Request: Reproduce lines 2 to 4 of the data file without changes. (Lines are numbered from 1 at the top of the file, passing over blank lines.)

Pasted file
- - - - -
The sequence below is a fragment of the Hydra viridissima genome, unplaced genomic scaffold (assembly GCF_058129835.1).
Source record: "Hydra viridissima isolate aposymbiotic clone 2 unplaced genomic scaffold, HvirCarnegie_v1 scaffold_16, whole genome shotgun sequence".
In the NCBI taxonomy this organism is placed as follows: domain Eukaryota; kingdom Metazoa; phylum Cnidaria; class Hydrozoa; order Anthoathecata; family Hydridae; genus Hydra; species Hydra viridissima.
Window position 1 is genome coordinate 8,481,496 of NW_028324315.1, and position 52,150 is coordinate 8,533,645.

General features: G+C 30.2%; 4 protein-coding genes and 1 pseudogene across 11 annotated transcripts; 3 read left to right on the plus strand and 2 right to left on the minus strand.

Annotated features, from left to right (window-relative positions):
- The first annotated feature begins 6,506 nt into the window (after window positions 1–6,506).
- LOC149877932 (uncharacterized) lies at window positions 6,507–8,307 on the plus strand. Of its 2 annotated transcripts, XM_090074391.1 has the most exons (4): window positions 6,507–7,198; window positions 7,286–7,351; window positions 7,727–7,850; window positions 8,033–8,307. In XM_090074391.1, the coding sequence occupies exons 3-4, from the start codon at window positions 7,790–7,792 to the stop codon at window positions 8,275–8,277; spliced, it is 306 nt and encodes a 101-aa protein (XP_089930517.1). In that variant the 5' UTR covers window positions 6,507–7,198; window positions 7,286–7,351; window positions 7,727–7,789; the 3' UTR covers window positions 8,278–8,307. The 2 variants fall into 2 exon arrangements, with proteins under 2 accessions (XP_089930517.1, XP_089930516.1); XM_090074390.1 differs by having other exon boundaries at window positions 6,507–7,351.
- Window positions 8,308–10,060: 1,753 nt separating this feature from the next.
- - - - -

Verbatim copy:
Source record: "Hydra viridissima isolate aposymbiotic clone 2 unplaced genomic scaffold, HvirCarnegie_v1 scaffold_16, whole genome shotgun sequence".
In the NCBI taxonomy this organism is placed as follows: domain Eukaryota; kingdom Metazoa; phylum Cnidaria; class Hydrozoa; order Anthoathecata; family Hydridae; genus Hydra; species Hydra viridissima.
Window position 1 is genome coordinate 8,481,496 of NW_028324315.1, and position 52,150 is coordinate 8,533,645.